William A. Spooner? Apocryphal?
Dear Quote Investigator: The funniest reproach aimed at a student that I have ever heard was spoken by Reverend William A. Spooner who was the Warden of New College, Oxford. The clergyman was famous for jumbling the letters and sounds of words when he spoke. His castigation of the student began with this curious remark:
You have hissed all my mystery lectures.
Unscrambling the statement revealed its meaning:
You have missed all my history lectures.
I know that most spoonerisms were never actually spoken by Spooner. Would you please explore the provenance of the short speech that began with the line above?
Quote Investigator: The earliest strong match for the phrase above found by QI was printed in “The Strand Magazine” in an article titled “Spooneriana” by A. T. Corke in 1911. Spooner lived from 1844 to 1930. Boldface has been added to excerpts: 1911 December, The Strand Magazine, Volume 42, Spooneriana by A. T. Corke, Start Page 770, Quote Page 771, Column 2, Published by George Newnes, Strand, London. (HathiTrust)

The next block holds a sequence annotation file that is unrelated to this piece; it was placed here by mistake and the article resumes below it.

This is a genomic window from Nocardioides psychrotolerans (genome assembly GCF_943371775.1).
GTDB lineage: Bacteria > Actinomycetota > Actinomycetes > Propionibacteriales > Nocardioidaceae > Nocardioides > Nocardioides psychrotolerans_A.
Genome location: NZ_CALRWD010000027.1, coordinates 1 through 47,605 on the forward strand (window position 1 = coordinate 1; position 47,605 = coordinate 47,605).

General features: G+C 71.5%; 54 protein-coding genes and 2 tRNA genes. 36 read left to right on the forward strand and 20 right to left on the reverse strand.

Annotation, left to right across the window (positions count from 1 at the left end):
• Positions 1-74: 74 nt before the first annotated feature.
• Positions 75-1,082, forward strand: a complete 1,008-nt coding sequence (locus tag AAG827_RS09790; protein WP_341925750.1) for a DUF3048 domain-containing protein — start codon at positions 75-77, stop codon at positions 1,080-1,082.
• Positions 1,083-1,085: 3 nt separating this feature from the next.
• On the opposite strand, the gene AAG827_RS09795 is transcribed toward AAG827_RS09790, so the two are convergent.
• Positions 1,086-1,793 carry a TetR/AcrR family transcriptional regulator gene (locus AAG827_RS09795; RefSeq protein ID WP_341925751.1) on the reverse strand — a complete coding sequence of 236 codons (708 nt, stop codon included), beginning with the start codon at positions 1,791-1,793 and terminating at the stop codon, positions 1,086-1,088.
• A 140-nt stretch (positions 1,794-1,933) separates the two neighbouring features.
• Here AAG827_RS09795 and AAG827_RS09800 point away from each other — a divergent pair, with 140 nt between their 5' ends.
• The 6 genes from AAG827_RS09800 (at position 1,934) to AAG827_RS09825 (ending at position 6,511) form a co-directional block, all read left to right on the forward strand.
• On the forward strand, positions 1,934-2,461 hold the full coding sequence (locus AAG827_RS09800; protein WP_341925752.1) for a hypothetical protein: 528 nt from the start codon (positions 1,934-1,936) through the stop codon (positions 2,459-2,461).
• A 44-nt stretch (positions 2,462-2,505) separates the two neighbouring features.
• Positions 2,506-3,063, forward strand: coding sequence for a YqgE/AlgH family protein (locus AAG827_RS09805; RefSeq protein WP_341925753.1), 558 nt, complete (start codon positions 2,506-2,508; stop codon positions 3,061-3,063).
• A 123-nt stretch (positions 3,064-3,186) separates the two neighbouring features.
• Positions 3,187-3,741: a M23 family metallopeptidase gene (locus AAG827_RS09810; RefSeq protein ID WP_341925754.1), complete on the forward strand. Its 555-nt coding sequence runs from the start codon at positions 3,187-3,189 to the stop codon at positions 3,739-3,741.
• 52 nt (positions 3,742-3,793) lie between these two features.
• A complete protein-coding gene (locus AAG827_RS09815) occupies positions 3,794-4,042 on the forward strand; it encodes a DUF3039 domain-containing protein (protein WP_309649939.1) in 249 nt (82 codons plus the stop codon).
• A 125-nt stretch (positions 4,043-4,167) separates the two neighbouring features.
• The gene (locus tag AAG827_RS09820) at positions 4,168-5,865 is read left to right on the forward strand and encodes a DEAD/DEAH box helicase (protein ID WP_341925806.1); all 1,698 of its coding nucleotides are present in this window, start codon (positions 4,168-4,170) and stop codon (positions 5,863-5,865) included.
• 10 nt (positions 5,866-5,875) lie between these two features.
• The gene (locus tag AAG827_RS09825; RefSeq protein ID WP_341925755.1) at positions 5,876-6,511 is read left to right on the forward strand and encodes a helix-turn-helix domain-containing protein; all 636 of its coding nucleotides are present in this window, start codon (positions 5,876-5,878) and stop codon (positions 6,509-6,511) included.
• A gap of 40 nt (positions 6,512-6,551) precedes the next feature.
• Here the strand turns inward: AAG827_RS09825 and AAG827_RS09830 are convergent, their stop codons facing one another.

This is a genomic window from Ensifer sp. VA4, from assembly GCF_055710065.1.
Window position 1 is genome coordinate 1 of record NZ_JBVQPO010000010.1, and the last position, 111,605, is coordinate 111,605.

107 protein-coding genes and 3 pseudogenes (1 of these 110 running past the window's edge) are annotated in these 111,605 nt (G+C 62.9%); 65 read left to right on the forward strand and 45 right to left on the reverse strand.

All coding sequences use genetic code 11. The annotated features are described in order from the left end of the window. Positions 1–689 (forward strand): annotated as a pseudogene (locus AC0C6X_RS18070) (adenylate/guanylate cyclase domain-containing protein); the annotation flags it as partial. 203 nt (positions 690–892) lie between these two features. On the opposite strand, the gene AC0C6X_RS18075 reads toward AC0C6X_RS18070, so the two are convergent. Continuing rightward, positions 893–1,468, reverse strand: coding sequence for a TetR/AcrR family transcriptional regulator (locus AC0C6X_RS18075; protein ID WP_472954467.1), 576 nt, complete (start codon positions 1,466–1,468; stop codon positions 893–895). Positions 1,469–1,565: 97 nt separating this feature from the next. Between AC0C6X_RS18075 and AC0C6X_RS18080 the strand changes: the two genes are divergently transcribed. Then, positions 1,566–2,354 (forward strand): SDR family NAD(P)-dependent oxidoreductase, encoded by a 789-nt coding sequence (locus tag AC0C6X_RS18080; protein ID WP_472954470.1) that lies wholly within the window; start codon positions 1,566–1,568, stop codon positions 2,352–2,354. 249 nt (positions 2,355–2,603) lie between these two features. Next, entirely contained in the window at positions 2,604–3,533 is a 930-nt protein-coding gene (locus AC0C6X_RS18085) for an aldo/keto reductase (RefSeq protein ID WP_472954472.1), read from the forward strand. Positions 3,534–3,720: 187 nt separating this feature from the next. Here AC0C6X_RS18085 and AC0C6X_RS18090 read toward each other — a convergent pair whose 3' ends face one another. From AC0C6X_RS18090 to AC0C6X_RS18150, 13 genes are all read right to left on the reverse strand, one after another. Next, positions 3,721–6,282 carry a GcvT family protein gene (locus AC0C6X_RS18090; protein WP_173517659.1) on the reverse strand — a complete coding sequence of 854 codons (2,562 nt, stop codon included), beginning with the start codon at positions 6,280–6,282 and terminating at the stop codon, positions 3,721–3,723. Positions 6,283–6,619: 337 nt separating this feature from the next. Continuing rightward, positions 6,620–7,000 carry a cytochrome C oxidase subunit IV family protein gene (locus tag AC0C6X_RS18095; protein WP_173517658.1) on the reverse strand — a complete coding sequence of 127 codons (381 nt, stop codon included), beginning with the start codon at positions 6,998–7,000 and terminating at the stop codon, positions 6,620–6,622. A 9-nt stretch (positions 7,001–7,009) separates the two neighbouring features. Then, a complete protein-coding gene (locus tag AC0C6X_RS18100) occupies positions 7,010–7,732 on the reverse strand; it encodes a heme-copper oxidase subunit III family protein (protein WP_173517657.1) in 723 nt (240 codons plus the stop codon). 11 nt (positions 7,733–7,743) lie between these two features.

But the apotheosis of his vagaries is reached in this stern reprimand to an erring and, let us hope, repentant undergraduate: “Sir, your conduct has been nothing less than disgraceful; you have hissed three of my mystery lectures, you have been convicted of fighting a liar in the inner quad, and in addition, there is no doubt whatever in my own mind that you have tasted a whole worm!”
The text without the swapped elements would read as follows:
Sir, your conduct has been nothing less than disgraceful; you have missed three of my history lectures, you have been convicted of lighting a fire in the inner quad, and in addition, there is no doubt whatever in my own mind that you have wasted a whole term!
In some later versions of the passage above the student is told:
Please leave Oxford on the next town drain.
The final two words referred to the “down train”. This spoonerism was also included in a different section of the article in “The Strand Magazine”:
. . . his complaint to the station-master of the continued unpunctuality of the “town drain”
Below are additional selected citations in chronological order.
|↑1||1911 December, The Strand Magazine, Volume 42, Spooneriana by A. T. Corke, Start Page 770, Quote Page 771, Column 2, Published by George Newnes, Strand, London. (HathiTrust)|